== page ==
The NPRM proposes amending the definition of “machinegun” in regulations in 27 C.F.R. §§ 447.11, 478.11, and 479.11 to add the following language:
For purposes of this definition, the term “automatically” as it modifies “shoots, is designed to shoot, or can be readily restored to shoot,” means functioning as the result of a self-acting or self-regulating mechanism that allows the firing of multiple rounds through a single function of the trigger; and “single function of the trigger” means a single pull of the trigger. The term “machinegun” includes bump-stock-type devices, i.e., devices that allow a semiautomatic firearm to shoot more than one shot with a single pull of the trigger by harnessing the recoil energy of the semiautomatic firearm to which it is affixed so that the trigger resets and continues firing without additional physical manipulation of the trigger by the shooter.
Impact of Amended Regulations on Possessors of Bump Stocks
The NPRM states that the proposed rule would overrule prior inconsistent classifications of bump-stock-type devices so that all qualifying devices would be regulated as machineguns. Because machineguns manufactured after 1986 may not be lawfully possessed by persons other than law enforcement and the military, once the final rule is effective all bump-stock-type devices in the hands of consumers would be contraband. Any such devices manufactured or imported after the effective date of the final rule must be marked, registered, transferred pursuant to ATF approval, and distributed only to law enforcement and the military.
ATF has in the past allowed possessors to register firearms that were reclassified. See ATF. Rul. 94-1, 94-2, and 2001-1, available on ATF’s website at https://www.atf.gov/rules-and-regulations/firearms-rulings. Nonetheless, the NPRM states that DOJ has determined there will be no registration period for any device classified as a “machinegun” as a result of the NPRM and any final rule. The NPRM states that if the final rule adopts the proposals set forth in the notice, current possessors of regulated devices must dispose of them.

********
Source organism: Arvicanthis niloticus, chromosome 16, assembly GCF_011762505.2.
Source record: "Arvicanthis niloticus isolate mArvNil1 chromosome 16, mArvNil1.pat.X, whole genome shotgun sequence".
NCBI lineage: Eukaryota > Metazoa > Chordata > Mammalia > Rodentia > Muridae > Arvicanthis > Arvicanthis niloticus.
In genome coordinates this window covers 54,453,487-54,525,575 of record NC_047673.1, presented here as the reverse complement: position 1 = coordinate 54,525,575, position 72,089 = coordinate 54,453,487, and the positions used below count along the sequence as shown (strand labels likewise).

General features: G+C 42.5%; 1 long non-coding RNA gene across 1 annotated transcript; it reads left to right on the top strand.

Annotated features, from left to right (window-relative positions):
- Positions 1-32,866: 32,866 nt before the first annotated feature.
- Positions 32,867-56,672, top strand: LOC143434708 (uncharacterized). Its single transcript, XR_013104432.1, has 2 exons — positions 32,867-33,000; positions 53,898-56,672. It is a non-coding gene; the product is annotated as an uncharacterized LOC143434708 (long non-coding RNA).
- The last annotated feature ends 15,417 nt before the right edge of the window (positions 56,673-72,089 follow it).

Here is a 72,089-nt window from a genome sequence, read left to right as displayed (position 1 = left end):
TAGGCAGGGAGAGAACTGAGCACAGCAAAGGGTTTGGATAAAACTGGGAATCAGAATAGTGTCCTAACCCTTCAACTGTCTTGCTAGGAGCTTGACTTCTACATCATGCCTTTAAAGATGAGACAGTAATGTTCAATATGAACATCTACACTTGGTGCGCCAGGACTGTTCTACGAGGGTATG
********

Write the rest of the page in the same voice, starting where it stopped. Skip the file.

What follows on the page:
In accordance with the APA, ATF is soliciting comments on the proposals. In addition to the proposed regulatory language, the agency requests comments on the costs and benefits of the proposal and how the agency should address devices in the hands of private parties. Comments will be accepted during the 90-day period following publication in the Federal Register. Comments may be submitted through the online eRulemaking portal, http://www.regulations.gov; via fax at (202)648-9741, or through mail to Vivian Chu, Mailstop 6N-518, ATF, 99 New York Avenue, NE, Washington, DC 20226.
The NPRM published by DOJ is a proposal only and does not at this time ban bump stocks. Bump stocks will be banned only if DOJ publishes a final rule adopting the proposals outlined in the notice. Interested parties, including manufacturers, dealers, and purchasers, may submit comments on the proposed regulatory changes. ATF and DOJ are required by law to take the comments into account and address them before issuing a final rule.
This bulletin is for informational purposes only and is not intended to be construed or used as legal advice. Receipt of this bulletin does not establish an attorney-client relationship.